Kirby stands up first with Andrews as they trade forearms, and that turns into a battle of forearms amongst everyone in the match, and a six-way stand-off. More forearms, followed by a bunch of superkicks, before Kirby and Ligero blocked a dual Oscutter attempt from Ospreay. Strickland runs in with a dropkick in the corner, sending Ospreay into the path of a pumphandle facebuster from Ligero, and a combination Sable Bomb/curb stomp from Kirby and Strickland.
Andrews leaps in to make the save as Ospreay was all but done for, and the Project Lucha Underground team all go for suplexes, which all get reversed into stunners from the Swords of Lightning. That would have made sense, had they not all been back to back with each other – leaving no room for the suplexes to get finished. Ligero and Kirby get taken out with a tope con hilo and a corkscrew dive by Andrews and Ospreay, whilst Strickland takes a diving spinning kick from Robinson.
Ospreay runs back in and drills Strickland with an Oscutter, before Andrews’ shooting star press ends up being enough for the win. A fun, enjoyable spectacle, but don’t you dare watch this whilst trying to be logical, because there are some parts of this that will anger you. ***¾
Kay Lee Ray vs. Jade (Southside Retribution 6; August 9, 2015)
Okay, we’re cheating a little here, but SWE – aka Southside – posted this on their YouTube channel as this was apparently their 500th match. For those who don’t watch TNA, Jade is the former Mia Yim, whilst Kay Lee Ray has wrestled all around the world, and made brief appearances in TNA last year via their British Bootcamp show.
KLR went into this as the “Queen of Southside” – their version of the women’s champion –
and the commentator says that she’s the only woman to have held the Queen of Southside belt. Fortunately, that didn’t mean the title had been held by men before, she simply was just the first (and at the time, only) champion.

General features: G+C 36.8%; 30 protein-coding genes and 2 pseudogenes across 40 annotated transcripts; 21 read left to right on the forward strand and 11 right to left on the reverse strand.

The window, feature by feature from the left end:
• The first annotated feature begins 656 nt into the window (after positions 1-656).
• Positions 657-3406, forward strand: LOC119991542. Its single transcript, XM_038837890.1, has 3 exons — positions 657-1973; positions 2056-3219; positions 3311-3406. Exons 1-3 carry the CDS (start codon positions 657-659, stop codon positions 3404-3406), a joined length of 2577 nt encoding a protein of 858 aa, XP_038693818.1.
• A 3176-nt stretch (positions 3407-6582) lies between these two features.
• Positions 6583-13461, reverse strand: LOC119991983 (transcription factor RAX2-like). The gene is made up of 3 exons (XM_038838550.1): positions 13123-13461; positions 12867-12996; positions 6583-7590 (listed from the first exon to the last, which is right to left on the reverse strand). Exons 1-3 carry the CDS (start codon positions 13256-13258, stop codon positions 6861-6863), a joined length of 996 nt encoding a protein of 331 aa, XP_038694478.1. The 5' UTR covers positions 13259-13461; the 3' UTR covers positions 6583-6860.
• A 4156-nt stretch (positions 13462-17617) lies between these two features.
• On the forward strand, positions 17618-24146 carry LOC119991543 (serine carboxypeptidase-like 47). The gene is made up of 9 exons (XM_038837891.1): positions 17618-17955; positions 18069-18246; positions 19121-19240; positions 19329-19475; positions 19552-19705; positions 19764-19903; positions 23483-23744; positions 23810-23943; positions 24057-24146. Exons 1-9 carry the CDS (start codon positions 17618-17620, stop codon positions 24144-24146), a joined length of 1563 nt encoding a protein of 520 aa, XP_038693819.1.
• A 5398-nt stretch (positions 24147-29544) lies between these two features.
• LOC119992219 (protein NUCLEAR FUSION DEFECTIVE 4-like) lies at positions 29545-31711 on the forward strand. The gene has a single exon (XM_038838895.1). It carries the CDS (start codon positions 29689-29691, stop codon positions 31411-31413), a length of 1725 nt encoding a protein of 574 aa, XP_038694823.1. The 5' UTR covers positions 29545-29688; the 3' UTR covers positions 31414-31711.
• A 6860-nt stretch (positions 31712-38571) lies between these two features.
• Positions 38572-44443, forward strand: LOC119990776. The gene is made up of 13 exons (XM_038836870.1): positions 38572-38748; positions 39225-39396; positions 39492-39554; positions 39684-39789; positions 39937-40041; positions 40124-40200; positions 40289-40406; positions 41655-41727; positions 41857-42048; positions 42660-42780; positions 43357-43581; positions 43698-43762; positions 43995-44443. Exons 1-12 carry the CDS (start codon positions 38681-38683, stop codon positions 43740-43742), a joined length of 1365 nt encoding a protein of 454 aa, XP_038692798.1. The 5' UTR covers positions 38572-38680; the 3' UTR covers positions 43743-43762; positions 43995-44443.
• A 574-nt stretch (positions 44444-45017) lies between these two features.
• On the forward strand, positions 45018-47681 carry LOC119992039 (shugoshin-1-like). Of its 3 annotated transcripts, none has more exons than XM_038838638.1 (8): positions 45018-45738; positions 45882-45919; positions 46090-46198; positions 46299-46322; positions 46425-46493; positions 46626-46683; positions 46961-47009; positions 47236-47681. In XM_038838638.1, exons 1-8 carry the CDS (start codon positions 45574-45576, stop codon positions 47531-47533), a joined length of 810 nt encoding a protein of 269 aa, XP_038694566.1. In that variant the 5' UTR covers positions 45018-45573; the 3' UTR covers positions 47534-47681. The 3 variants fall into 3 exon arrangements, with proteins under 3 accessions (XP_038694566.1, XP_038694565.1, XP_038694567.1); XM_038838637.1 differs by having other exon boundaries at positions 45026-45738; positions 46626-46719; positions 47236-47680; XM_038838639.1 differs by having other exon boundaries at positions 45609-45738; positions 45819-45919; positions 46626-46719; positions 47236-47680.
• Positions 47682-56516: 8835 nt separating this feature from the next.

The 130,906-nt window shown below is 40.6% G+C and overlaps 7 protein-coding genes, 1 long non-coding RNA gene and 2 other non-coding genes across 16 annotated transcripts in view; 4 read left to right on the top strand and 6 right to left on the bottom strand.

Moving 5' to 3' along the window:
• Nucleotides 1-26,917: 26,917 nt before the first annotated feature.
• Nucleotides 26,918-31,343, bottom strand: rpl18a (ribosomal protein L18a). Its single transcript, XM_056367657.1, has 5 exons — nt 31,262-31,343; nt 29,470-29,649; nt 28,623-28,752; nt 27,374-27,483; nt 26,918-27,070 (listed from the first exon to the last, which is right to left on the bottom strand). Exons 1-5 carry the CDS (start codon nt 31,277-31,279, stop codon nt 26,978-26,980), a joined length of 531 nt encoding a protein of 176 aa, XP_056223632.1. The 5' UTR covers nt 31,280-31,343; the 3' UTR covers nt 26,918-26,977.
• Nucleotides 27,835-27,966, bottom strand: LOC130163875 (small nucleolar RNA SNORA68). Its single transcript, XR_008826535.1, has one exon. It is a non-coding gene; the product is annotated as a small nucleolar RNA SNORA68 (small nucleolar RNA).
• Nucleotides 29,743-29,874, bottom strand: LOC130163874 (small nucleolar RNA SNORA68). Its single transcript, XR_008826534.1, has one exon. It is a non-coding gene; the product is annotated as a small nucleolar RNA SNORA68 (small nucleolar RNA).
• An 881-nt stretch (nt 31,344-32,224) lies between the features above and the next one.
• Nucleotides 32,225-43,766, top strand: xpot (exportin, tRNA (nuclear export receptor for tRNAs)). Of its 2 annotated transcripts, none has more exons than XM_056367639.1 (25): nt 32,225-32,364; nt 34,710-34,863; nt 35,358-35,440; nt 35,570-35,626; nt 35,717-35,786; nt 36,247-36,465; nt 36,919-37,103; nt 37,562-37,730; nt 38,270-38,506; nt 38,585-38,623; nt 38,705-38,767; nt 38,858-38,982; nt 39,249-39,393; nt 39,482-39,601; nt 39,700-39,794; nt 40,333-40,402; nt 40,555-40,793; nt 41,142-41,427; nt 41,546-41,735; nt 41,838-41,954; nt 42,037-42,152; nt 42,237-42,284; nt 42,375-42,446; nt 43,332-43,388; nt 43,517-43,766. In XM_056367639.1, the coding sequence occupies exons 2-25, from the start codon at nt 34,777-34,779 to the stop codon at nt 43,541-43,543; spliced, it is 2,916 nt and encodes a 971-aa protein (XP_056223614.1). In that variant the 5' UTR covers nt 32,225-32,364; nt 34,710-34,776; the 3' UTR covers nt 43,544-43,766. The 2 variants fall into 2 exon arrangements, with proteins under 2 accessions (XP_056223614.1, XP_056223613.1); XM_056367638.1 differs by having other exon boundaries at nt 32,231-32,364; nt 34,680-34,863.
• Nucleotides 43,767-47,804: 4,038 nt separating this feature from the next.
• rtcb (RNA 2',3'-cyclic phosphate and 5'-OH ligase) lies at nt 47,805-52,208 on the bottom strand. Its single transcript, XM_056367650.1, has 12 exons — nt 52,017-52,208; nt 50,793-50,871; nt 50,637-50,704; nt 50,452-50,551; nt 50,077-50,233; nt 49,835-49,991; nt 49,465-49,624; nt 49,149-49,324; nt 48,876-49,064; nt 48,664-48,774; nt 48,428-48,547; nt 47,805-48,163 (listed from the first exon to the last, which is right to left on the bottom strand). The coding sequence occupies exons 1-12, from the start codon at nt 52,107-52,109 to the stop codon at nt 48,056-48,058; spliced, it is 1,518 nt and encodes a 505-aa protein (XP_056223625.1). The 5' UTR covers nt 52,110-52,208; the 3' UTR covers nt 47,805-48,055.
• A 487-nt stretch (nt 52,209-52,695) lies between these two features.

The commentators recap how Jade won a four-way the previous night, and we’re underway! Jade offers a handshake, but Ray slaps it away, and takes Jade into the corner.
Jade shoves Ray away, and immediately Ray goes between the ropes looking for a breather, and then drops to the floor. Jade tries to go to the floor to follow her, but she’s stopped by Ray’s cornerman – The Pledge – who takes a slap for the hell of it. Every time Jade tries to slide in, Ray’s looking to stomp away, so Jade just trips her and rolls in as they go back and forth with pinning predicaments for a load of near-falls, ending with a backslide from Jade for a two-count.
Jade lands a hurricanrana, then a kick for a two-count, before she lights up Ray with kicks to the chest. A dropkick cuts off Jade briefly, but she replies in kind for a near-fall, and Ray again rolls to the outside to get some distance. Kay Lee Ray rolls under the ring, but the Pledge creates a distraction as Ray comes into the other side of the ring and clotheslines Jade.
Ray pulls Jade’s hair whilst standing on it, then grabs a rear chinlock to keep Jade on the ground. Jade fights out, but a hairpull gets her back on the mat. The Pledge gets in a shot as he chokes Jade over the middle rope, and that lets Kay Lee Ray stomp away in the corner. A snapmare follows out of the corner, before Ray runs the ropes and slides into… a rear chinlock.
The referee does the arm-lifting spot, but Jade fights free and uses a jawbreaker to get out of the chinlock, only for a clothesline from Ray to send her back down for a near-fall. Ray throws Jade to the outside, then distracts the ref, giving the cover for the Pledge to put some more boots to Jade on the floor.
Jade just about gets back into the ring at the count of nine, and sparks a comeback with strikes, only for a kick from Kay Lee Ray to get countered with a spinning heel kick as both women collapse to the mat. They both get to their knees and trade slaps, before Jade throws several kicks to the chest and then goes for a German suplex as the Pledge grabs Ray’s legs and pulls her out of the ring to safety.
Kay Lee Ray again went under the ring, but Jade turned around and levelled her with a dropkick upon Ray’s return, before some more kicks take down Ray and the Pledge. Ray elbows out of a German suplex attempt, then takes a gutwrench suplex, but Ray does kick out at two.
Jade tried for a package piledriver, only for Ray to backdrop out of it and follow up with a Gory bomb in the middle of the ring, but again, Jade kicked out at two. Ray sets up Jade near the corner, then mounts the turnbuckles, but the senton bomb misses, and Jade lands the release German suplex, and the package piledriver, but the Pledge gets on the apron and somehow the referee doesn’t even try to count.
That distraction allows Joseph Conners to slide into the ring and hit Jade with the Righteous Kill (double arm DDT), and that lets Kay Lee Ray steal the win. The match wasn’t too bad, but that finish was all kinds of horrible. Distraction finishes are rarely good, and I don’t get the logic of a referee not making a count because someone climbed onto the apron. I mean, why?! **¾